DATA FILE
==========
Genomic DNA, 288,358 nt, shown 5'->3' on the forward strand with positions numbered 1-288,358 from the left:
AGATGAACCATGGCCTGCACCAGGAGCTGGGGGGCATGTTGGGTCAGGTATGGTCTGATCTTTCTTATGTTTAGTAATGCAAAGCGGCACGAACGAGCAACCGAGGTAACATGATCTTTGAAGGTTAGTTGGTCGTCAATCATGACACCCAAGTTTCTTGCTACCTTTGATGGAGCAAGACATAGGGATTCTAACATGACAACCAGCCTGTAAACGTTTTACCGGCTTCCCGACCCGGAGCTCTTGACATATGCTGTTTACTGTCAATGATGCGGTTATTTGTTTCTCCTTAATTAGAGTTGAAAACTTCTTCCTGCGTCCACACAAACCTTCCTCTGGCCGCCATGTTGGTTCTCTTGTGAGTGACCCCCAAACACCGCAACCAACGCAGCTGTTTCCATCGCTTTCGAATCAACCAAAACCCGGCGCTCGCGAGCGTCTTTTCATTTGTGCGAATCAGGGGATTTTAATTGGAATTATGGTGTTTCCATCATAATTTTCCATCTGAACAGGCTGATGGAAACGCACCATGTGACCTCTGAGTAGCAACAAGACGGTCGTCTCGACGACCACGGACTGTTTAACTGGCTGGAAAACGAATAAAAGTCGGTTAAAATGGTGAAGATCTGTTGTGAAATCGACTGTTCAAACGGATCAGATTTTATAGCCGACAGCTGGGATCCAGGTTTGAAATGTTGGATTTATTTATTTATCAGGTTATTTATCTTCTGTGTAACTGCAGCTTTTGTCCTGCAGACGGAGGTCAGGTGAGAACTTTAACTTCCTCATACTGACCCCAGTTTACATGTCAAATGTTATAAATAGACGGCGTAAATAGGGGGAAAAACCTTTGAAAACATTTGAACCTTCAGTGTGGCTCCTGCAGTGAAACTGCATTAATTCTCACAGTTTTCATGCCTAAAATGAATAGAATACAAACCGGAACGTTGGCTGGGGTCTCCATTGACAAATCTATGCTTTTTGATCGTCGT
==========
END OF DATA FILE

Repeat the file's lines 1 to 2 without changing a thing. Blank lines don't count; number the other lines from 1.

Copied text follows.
Genomic DNA, 288,358 nt, shown 5'->3' on the forward strand with positions numbered 1-288,358 from the left:
AGATGAACCATGGCCTGCACCAGGAGCTGGGGGGCATGTTGGGTCAGGTATGGTCTGATCTTTCTTATGTTTAGTAATGCAAAGCGGCACGAACGAGCAACCGAGGTAACATGATCTTTGAAGGTTAGTTGGTCGTCAATCATGACACCCAAGTTTCTTGCTACCTTTGATGGAGCAAGACATAGGGATTCTAACATGACAACCAGCCTGTAAACGTTTTACCGGCTTCCCGACCCGGAGCTCTTGACATATGCTGTTTACTGTCAATGATGCGGTTATTTGTTTCTCCTTAATTAGAGTTGAAAACTTCTTCCTGCGTCCACACAAACCTTCCTCTGGCCGCCATGTTGGTTCTCTTGTGAGTGACCCCCAAACACCGCAACCAACGCAGCTGTTTCCATCGCTTTCGAATCAACCAAAACCCGGCGCTCGCGAGCGTCTTTTCATTTGTGCGAATCAGGGGATTTTAATTGGAATTATGGTGTTTCCATCATAATTTTCCATCTGAACAGGCTGATGGAAACGCACCATGTGACCTCTGAGTAGCAACAAGACGGTCGTCTCGACGACCACGGACTGTTTAACTGGCTGGAAAACGAATAAAAGTCGGTTAAAATGGTGAAGATCTGTTGTGAAATCGACTGTTCAAACGGATCAGATTTTATAGCCGACAGCTGGGATCCAGGTTTGAAATGTTGGATTTATTTATTTATCAGGTTATTTATCTTCTGTGTAACTGCAGCTTTTGTCCTGCAGACGGAGGTCAGGTGAGAACTTTAACTTCCTCATACTGACCCCAGTTTACATGTCAAATGTTATAAATAGACGGCGTAAATAGGGGGAAAAACCTTTGAAAACATTTGAACCTTCAGTGTGGCTCCTGCAGTGAAACTGCATTAATTCTCACAGTTTTCATGCCTAAAATGAATAGAATACAAACCGGAACGTTGGCTGGGGTCTCCATTGACAAATCTATGCTTTTTGATCGTCGT